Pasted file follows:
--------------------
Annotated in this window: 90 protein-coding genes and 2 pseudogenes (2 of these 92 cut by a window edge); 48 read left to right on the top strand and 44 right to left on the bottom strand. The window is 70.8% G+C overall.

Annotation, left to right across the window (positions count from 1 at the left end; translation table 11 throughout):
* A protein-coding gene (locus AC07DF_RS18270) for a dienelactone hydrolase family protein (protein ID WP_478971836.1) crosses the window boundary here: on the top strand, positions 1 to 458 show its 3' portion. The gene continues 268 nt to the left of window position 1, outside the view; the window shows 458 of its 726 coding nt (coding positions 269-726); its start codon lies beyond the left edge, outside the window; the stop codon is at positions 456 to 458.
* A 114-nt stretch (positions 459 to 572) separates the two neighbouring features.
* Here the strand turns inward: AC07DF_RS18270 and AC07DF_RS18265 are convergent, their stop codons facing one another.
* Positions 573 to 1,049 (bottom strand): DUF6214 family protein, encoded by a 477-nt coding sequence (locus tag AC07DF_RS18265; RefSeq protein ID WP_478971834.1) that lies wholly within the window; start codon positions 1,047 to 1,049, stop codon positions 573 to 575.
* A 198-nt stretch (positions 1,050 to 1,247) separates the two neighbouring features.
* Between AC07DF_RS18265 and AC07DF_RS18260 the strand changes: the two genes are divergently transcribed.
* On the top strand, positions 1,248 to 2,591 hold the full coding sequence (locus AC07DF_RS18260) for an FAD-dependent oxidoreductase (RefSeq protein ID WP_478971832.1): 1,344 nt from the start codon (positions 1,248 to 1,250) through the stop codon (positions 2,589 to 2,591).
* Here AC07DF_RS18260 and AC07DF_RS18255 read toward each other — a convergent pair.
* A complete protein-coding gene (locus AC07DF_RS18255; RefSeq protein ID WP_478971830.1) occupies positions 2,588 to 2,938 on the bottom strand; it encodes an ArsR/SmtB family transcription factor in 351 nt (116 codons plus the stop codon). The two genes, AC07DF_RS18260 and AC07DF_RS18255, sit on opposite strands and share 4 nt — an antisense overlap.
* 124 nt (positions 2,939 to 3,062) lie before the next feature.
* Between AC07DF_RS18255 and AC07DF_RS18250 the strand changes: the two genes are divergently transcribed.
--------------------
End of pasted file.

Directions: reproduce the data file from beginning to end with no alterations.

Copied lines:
Annotated in this window: 90 protein-coding genes and 2 pseudogenes (2 of these 92 cut by a window edge); 48 read left to right on the top strand and 44 right to left on the bottom strand. The window is 70.8% G+C overall.

Annotation, left to right across the window (positions count from 1 at the left end; translation table 11 throughout):
* A protein-coding gene (locus AC07DF_RS18270) for a dienelactone hydrolase family protein (protein ID WP_478971836.1) crosses the window boundary here: on the top strand, positions 1 to 458 show its 3' portion. The gene continues 268 nt to the left of window position 1, outside the view; the window shows 458 of its 726 coding nt (coding positions 269-726); its start codon lies beyond the left edge, outside the window; the stop codon is at positions 456 to 458.
* A 114-nt stretch (positions 459 to 572) separates the two neighbouring features.
* Here the strand turns inward: AC07DF_RS18270 and AC07DF_RS18265 are convergent, their stop codons facing one another.
* Positions 573 to 1,049 (bottom strand): DUF6214 family protein, encoded by a 477-nt coding sequence (locus tag AC07DF_RS18265; RefSeq protein ID WP_478971834.1) that lies wholly within the window; start codon positions 1,047 to 1,049, stop codon positions 573 to 575.
* A 198-nt stretch (positions 1,050 to 1,247) separates the two neighbouring features.
* Between AC07DF_RS18265 and AC07DF_RS18260 the strand changes: the two genes are divergently transcribed.
* On the top strand, positions 1,248 to 2,591 hold the full coding sequence (locus AC07DF_RS18260) for an FAD-dependent oxidoreductase (RefSeq protein ID WP_478971832.1): 1,344 nt from the start codon (positions 1,248 to 1,250) through the stop codon (positions 2,589 to 2,591).
* Here AC07DF_RS18260 and AC07DF_RS18255 read toward each other — a convergent pair.
* A complete protein-coding gene (locus AC07DF_RS18255; RefSeq protein ID WP_478971830.1) occupies positions 2,588 to 2,938 on the bottom strand; it encodes an ArsR/SmtB family transcription factor in 351 nt (116 codons plus the stop codon). The two genes, AC07DF_RS18260 and AC07DF_RS18255, sit on opposite strands and share 4 nt — an antisense overlap.
* 124 nt (positions 2,939 to 3,062) lie before the next feature.
* Between AC07DF_RS18255 and AC07DF_RS18250 the strand changes: the two genes are divergently transcribed.